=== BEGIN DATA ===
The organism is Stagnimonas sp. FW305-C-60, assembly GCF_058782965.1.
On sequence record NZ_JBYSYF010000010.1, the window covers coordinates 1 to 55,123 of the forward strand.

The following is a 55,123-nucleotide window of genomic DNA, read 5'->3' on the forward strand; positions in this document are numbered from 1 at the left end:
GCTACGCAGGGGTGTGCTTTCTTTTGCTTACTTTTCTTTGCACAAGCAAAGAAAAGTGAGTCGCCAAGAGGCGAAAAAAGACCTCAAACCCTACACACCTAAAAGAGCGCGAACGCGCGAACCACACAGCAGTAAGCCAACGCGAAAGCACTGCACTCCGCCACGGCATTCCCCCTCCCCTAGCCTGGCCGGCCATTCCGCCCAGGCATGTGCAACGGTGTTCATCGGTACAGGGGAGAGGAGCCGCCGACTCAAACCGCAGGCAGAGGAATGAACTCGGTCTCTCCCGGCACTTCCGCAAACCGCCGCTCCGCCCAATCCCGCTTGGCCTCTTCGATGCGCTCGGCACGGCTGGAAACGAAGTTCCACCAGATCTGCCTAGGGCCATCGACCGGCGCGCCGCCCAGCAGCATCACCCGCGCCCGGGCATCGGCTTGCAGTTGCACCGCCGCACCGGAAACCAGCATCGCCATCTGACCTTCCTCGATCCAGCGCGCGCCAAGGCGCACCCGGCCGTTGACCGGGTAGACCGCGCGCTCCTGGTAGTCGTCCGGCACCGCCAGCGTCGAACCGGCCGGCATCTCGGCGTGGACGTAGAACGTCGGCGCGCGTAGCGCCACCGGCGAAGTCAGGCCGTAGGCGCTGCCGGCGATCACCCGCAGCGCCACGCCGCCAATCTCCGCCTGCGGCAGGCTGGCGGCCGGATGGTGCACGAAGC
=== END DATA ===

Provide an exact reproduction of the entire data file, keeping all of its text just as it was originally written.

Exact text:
The organism is Stagnimonas sp. FW305-C-60, assembly GCF_058782965.1.
On sequence record NZ_JBYSYF010000010.1, the window covers coordinates 1 to 55,123 of the forward strand.

The following is a 55,123-nucleotide window of genomic DNA, read 5'->3' on the forward strand; positions in this document are numbered from 1 at the left end:
GCTACGCAGGGGTGTGCTTTCTTTTGCTTACTTTTCTTTGCACAAGCAAAGAAAAGTGAGTCGCCAAGAGGCGAAAAAAGACCTCAAACCCTACACACCTAAAAGAGCGCGAACGCGCGAACCACACAGCAGTAAGCCAACGCGAAAGCACTGCACTCCGCCACGGCATTCCCCCTCCCCTAGCCTGGCCGGCCATTCCGCCCAGGCATGTGCAACGGTGTTCATCGGTACAGGGGAGAGGAGCCGCCGACTCAAACCGCAGGCAGAGGAATGAACTCGGTCTCTCCCGGCACTTCCGCAAACCGCCGCTCCGCCCAATCCCGCTTGGCCTCTTCGATGCGCTCGGCACGGCTGGAAACGAAGTTCCACCAGATCTGCCTAGGGCCATCGACCGGCGCGCCGCCCAGCAGCATCACCCGCGCCCGGGCATCGGCTTGCAGTTGCACCGCCGCACCGGAAACCAGCATCGCCATCTGACCTTCCTCGATCCAGCGCGCGCCAAGGCGCACCCGGCCGTTGACCGGGTAGACCGCGCGCTCCTGGTAGTCGTCCGGCACCGCCAGCGTCGAACCGGCCGGCATCTCGGCGTGGACGTAGAACGTCGGCGCGCGTAGCGCCACCGGCGAAGTCAGGCCGTAGGCGCTGCCGGCGATCACCCGCAGCGCCACGCCGCCAATCTCCGCCTGCGGCAGGCTGGCGGCCGGATGGTGCACGAAGC